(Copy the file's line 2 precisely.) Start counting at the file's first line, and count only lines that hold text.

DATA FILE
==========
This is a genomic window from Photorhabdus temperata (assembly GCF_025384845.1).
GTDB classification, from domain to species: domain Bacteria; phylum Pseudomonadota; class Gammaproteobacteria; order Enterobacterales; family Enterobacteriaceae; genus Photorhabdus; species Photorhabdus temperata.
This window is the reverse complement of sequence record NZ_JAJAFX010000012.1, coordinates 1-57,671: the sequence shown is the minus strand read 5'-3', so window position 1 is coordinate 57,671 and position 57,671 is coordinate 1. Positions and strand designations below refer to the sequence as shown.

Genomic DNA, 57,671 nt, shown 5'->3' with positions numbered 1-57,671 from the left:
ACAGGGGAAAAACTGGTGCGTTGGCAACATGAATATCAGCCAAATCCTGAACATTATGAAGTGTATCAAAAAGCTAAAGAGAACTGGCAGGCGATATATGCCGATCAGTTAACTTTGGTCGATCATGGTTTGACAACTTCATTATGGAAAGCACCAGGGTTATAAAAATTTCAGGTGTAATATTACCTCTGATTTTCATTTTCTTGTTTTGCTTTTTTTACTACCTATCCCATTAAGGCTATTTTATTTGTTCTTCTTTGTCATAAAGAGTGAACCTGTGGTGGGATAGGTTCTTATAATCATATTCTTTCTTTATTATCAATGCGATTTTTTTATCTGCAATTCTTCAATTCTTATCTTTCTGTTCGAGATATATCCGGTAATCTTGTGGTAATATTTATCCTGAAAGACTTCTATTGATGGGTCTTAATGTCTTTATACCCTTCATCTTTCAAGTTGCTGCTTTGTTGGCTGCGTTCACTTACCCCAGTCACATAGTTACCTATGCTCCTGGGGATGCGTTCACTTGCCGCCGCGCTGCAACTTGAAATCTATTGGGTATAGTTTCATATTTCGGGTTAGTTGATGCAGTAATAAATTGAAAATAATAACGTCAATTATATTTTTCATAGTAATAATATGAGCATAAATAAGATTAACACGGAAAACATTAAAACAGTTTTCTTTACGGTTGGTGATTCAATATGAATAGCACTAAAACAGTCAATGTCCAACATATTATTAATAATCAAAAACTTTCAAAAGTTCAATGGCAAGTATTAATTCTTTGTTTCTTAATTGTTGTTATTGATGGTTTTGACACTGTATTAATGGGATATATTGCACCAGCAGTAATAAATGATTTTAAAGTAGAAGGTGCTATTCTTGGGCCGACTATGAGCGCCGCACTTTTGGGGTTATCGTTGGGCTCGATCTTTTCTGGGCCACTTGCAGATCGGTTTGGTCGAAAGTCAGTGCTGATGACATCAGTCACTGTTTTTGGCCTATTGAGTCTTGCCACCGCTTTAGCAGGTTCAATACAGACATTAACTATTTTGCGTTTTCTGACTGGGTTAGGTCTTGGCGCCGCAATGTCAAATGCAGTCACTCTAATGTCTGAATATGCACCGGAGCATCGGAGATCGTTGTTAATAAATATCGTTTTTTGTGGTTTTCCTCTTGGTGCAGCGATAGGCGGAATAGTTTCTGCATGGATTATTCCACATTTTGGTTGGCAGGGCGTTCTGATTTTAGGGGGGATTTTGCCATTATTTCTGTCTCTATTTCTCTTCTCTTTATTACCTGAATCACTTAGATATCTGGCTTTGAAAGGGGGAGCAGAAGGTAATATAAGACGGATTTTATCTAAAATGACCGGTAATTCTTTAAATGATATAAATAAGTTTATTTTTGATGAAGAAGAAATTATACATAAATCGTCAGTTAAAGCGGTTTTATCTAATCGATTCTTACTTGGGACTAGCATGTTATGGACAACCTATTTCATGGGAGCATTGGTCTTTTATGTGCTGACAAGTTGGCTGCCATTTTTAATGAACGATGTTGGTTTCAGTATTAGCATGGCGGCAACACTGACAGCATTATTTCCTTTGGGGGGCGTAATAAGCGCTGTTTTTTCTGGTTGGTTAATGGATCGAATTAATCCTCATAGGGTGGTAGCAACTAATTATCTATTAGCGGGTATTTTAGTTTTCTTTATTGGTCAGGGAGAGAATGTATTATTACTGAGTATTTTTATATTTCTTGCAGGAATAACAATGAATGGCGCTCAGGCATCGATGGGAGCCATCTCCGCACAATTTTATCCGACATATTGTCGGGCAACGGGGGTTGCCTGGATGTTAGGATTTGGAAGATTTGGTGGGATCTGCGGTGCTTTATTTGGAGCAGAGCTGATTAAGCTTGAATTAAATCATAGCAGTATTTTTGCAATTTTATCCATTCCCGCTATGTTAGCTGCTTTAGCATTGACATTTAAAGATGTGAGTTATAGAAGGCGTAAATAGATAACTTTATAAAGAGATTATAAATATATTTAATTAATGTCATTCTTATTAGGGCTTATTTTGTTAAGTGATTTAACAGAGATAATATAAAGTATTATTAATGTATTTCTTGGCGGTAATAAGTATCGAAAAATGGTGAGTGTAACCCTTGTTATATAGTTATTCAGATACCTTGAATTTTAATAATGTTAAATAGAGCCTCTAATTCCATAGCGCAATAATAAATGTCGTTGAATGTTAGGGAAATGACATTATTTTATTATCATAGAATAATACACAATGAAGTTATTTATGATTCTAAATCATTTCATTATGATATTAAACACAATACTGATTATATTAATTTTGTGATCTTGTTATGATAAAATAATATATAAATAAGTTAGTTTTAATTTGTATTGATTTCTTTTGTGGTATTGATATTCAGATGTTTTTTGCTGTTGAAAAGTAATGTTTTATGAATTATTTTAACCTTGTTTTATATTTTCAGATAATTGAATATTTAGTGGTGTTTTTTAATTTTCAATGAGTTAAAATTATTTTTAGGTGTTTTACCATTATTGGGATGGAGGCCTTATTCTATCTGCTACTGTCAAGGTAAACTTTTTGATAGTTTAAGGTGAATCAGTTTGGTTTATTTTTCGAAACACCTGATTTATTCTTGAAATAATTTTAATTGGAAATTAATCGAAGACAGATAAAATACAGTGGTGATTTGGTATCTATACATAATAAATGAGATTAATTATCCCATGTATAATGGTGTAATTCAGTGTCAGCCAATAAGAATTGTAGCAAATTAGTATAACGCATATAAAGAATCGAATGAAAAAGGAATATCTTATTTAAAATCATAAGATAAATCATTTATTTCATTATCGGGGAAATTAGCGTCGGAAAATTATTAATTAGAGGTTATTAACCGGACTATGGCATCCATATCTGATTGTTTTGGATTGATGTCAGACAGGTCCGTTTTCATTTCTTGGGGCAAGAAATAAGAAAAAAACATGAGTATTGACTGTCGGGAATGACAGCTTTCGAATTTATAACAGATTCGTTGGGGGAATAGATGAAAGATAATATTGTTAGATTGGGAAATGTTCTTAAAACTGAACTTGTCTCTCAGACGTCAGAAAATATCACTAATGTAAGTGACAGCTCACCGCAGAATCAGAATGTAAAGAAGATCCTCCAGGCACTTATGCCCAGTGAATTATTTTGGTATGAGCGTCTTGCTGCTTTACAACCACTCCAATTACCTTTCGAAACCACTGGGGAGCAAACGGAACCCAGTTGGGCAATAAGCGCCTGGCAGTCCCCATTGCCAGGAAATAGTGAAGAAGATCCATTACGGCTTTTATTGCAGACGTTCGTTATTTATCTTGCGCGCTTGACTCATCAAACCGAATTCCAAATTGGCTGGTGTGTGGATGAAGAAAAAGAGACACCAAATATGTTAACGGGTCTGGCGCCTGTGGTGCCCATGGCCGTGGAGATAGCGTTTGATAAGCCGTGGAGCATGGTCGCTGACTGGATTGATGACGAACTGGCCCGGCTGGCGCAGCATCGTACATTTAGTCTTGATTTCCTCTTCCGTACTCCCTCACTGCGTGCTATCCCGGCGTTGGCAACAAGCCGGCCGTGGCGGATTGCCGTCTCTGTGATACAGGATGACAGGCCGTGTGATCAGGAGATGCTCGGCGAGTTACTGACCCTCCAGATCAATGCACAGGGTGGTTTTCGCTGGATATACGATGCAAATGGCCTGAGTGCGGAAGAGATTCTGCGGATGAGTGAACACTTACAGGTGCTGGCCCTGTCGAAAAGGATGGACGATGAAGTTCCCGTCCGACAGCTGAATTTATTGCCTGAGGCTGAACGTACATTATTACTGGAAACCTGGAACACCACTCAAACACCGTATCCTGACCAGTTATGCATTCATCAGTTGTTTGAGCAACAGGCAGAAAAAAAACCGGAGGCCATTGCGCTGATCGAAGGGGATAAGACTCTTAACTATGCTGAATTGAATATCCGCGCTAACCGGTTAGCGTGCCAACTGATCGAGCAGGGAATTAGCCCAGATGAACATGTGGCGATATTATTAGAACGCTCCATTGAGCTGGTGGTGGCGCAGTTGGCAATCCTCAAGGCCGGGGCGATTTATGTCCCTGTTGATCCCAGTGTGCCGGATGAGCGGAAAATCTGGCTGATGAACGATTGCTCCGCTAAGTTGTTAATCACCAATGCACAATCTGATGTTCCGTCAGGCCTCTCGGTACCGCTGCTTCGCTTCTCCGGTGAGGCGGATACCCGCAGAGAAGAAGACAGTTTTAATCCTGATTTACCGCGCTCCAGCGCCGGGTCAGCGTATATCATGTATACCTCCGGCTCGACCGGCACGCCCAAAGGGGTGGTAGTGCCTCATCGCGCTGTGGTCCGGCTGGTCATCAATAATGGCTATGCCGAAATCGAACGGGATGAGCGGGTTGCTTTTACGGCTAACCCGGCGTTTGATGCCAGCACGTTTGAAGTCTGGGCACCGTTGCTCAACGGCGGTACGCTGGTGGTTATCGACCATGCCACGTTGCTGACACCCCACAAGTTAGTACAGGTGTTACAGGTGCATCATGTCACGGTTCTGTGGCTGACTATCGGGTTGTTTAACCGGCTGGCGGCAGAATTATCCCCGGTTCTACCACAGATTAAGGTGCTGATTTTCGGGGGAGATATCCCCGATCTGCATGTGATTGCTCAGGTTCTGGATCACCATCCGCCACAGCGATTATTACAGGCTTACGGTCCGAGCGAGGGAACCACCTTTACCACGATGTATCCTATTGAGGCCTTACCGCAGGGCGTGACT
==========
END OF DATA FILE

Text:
GTDB classification, from domain to species: domain Bacteria; phylum Pseudomonadota; class Gammaproteobacteria; order Enterobacterales; family Enterobacteriaceae; genus Photorhabdus; species Photorhabdus temperata.